---

 

Six months ago on this forum I predicted a Peso/Dollar rate of 50:1 after two to three years.  Nothing I have read has changed my opinion.  The companies that comprise the Philippine stock market have failed to take advantage of the influx of hot money by investing in the economy.  What they are doing with the funds I don't know.  Ayala Land (spelling?) did raise 12 billion Pesos, presumably for investment in new housing projects (Cavite, etc.?).  However what is needed is industrial investment that creates jobs and potential export goods.  This is not happening.  Instead there are more and more signs that the economy is reverting to 'business-as-usual:' an economy dominated by imports and propped up by overseas remittances.

 

The government too is somewhat slow in investing and we all have our suspicions about what happens to the majority of the money made available for government projects.

 

There's a lot of 'bluster' about the economy.  Just as an example: what the hell does this mean?  "But Bautista said the stronger dollar sentiment is “a systemic thing and is regional if not global in nature.”  Unaldulterated bullshit.

 

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broden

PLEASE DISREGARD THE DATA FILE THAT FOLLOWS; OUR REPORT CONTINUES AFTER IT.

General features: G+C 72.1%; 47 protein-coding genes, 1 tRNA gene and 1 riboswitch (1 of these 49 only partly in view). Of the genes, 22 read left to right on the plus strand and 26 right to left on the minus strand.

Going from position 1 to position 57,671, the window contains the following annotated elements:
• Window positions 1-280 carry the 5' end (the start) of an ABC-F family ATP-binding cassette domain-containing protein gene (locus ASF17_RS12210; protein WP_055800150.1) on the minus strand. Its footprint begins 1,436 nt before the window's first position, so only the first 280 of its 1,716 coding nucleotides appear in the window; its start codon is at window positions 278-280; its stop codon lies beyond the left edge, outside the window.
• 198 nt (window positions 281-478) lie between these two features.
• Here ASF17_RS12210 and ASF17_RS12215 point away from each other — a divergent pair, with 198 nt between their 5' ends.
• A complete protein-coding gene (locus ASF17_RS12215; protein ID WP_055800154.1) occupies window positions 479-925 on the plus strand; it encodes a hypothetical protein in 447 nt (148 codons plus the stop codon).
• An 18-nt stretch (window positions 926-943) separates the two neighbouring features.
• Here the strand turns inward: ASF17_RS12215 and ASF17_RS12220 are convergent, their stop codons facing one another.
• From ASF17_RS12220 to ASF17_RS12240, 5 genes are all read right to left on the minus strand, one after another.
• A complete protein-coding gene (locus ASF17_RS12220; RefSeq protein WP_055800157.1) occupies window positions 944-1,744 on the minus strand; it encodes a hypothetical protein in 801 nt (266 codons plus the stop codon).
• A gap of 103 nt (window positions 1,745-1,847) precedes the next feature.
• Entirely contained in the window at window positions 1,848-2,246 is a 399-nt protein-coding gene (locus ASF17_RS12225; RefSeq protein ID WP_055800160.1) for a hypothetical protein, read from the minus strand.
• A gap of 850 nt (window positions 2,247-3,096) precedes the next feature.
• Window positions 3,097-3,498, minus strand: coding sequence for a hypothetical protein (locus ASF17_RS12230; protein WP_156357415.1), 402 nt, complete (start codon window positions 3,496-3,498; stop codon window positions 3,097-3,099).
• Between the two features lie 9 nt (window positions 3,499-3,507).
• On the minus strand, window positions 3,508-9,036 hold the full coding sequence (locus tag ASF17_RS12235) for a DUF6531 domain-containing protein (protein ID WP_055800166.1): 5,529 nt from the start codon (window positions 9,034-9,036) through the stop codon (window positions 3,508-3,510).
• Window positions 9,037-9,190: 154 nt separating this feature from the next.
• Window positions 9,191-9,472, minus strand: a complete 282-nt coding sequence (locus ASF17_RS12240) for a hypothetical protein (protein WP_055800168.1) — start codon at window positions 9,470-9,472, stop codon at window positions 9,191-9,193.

the exchange rate getting higher is definitely better for most all the ofw's sending money home .. seeing as many if not most of them send home the same amount or try to anyway even when the rate goes down by working more and keeping less for themselves 

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towboat72

Better for whom?

    Better for me ! because it was raising . that means I get more bang for my buck.

    The highest I have seen it in my travels here has been 49.85 and that sure beats  41 something .

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ed villas

closed friday at 44.02 ,

bsp states it closed at 43.84

Edited by ed villas

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panther

same with the pound its the highest i,ve seen it in 3 years ,it went down to as low as 62.00 so i,m very happy right now I just wished I had some spare bucks back home to exchange while the goings good.